Switzerland has pledged to donate CHF 9m (US$9m) toward an international initiative aimed at strengthening early warning systems in vulnerable low-income countries. The new funding announcement came at the United Nations climate change conference in Katowice, Poland (COP24). The Climate Risk and Early Warning Systems (CREWS) initiative aims to raise more than US$100m by 2020 to strengthen risk information and early warning systems and to leverage financing to protect populations exposed to extreme climate events. It targets Least Developed Countries (LDC) and Small Island Developing States (SIDS), where the risk of loss of life from high-impact events such as floods, droughts and tropical cyclones is disproportionately high. It has been operating in 19 countries in Africa, the Caribbean and the Pacific, and is now set to expand to three more beneficiary nations. In its efforts to improve resilience, the CREWS initiative conducted an evidence-based assessment of the early warning systems in the Caribbean. This followed a fact-finding mission and systematic review in the wake of Hurricanes Harvey, Irma and Maria, which hit more than 12 island states in the region in 2017. Brune Poirson, secretary of state, Ministry for the Ecological and Inclusive Transition, France, said, CREWS has proven, since its inception at COP21, the soundness of its concept providing early warnings to the vulnerable populations of LDC and SIDS, in order to save their lives and protect their goods. The results can already be seen. In Burkina Faso, 600 women farmers have been trained to use climate and weather forecast systems; in DR Congo, flood mapping has been conducted to help poor municipalities prone to flash flooding; in Niger, populations at high risk of flash or river flooding have been identified and a disaster plan has been elaborated; in the Caribbean, the recent field study, in the wake of the 2017 hurricanes, has identified the investment and training gaps that will need to be filled in. CREWS will carry on with its critical task, added Poirson. France spearheaded the launch of the CREWS initiative at the Paris Climate Conference in 2015. Switzerland now joins Australia, Canada, France, Germany, Luxembourg and the Netherlands in supporting CREWS, which seeks to enhance capacities of recipient countries, leading to added value and increased sustainability of overall hydrometeorological investments. Marc Chardonnens, secretary of state and head of the Federal Environmental Office, Switzerland, said, Switzerland is well aware from its own experience that early warning systems call for coordinated and joint efforts. Authorities need to ensure that information reaches people in danger in a timely fashion in order to minimize economic losses and causalities. In 2019, CREWS will begin working with three additional countries Afghanistan, Chad and Togo. These will join the active portfolio including DR Congo, Burkina Faso, Mali, Niger and Papua New Guinea, as well as regional investments in the Pacific islands, the Caribbean and West Africa. CREWS is being implemented by the World Meteorological Organization (WMO), the World Bank and the Global Facility for Disaster Risk Reduction and Recovery, with the support of the UN Office for Disaster Risk Reduction. It is very important to pay attention to both climate change mitigation and adaptation, said Petteri Taalas, WMO secretary-general. Investment in early warning systems is a very powerful way to adapt to climate change. WMO is happy to have been able to contribute to the development of early warning systems in 19 countries so far and we look forward to supporting other countries.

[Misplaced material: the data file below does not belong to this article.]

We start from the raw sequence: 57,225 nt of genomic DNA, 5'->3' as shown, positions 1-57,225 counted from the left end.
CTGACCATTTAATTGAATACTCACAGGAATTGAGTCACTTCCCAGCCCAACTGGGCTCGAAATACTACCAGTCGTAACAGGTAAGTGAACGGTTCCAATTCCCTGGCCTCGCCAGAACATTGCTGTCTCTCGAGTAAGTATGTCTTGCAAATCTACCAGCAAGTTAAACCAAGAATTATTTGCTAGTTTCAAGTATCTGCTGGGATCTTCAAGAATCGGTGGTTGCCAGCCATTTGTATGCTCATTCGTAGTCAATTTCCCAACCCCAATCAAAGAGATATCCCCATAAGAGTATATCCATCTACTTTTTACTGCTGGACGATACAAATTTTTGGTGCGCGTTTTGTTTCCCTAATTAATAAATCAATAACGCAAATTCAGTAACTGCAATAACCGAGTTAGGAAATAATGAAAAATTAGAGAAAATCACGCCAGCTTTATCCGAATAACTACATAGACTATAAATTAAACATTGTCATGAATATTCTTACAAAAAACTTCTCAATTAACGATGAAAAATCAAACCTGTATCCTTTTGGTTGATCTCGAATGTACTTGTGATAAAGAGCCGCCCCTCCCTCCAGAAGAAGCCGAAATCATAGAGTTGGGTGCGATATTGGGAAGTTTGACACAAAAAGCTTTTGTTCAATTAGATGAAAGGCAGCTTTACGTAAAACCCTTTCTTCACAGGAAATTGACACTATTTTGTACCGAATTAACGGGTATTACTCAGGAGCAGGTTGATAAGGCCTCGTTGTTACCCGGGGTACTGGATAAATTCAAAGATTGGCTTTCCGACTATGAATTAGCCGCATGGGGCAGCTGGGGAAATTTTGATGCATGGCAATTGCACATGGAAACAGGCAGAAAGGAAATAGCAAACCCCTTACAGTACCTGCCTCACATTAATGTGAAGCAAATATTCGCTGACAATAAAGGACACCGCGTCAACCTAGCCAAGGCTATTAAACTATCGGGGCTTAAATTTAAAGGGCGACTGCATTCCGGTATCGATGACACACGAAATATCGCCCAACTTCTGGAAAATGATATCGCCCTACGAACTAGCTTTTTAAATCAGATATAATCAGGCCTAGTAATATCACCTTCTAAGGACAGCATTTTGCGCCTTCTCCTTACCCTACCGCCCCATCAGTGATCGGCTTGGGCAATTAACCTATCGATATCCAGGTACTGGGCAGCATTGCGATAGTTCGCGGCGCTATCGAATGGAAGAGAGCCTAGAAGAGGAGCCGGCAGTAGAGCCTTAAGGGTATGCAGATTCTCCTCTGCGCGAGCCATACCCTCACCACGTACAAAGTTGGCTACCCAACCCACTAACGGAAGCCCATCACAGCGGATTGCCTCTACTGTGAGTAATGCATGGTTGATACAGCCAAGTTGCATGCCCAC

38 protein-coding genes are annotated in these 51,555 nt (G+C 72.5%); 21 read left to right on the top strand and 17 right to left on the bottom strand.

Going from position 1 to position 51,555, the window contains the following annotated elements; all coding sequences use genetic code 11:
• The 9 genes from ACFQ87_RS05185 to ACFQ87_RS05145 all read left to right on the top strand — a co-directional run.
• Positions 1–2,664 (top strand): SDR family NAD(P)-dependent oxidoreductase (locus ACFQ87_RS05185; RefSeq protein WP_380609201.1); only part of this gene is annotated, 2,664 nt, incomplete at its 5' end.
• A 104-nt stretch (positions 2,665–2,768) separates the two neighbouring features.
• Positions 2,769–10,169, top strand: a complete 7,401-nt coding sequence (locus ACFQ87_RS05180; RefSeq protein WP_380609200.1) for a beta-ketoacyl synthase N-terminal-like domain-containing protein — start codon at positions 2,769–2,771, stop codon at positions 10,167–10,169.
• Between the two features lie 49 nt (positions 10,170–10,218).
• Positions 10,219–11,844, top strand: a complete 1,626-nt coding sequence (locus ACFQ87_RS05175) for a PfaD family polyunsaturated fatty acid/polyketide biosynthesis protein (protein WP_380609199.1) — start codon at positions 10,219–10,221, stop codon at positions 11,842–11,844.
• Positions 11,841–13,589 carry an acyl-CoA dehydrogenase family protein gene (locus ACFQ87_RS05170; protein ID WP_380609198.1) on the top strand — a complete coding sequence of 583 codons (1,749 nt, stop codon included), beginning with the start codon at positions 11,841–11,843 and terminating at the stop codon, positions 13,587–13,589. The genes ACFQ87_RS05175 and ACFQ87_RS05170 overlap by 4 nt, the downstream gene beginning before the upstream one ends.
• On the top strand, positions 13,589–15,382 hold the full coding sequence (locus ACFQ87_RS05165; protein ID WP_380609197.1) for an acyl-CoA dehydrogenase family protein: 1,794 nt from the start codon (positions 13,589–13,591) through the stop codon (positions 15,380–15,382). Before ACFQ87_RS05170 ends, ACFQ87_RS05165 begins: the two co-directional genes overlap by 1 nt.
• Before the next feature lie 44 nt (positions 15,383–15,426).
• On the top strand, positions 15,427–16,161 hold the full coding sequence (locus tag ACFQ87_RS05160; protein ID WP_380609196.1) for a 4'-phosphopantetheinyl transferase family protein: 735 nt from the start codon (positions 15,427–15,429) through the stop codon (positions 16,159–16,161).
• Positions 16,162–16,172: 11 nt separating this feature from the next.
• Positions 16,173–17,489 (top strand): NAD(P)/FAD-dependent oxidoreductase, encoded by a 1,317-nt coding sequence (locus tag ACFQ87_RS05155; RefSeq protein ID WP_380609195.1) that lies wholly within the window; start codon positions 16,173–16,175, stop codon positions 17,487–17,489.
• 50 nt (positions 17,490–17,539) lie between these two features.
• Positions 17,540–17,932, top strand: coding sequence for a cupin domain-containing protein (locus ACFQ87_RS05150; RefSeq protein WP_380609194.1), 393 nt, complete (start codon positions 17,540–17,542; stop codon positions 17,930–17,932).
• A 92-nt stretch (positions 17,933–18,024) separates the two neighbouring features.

Helen has worked for UKi Media & Events for more than a decade. She joined the company as assistant editor on Passenger Terminal World and has since progressed to become editor of five publications, covering everything from aviation, logistics and automotive to meteorology. She has a love for travel and property and has redeveloped three houses in three years. When she’s not editing magazines, she’s running around after her two boys and their partner in crime, Pete the pug.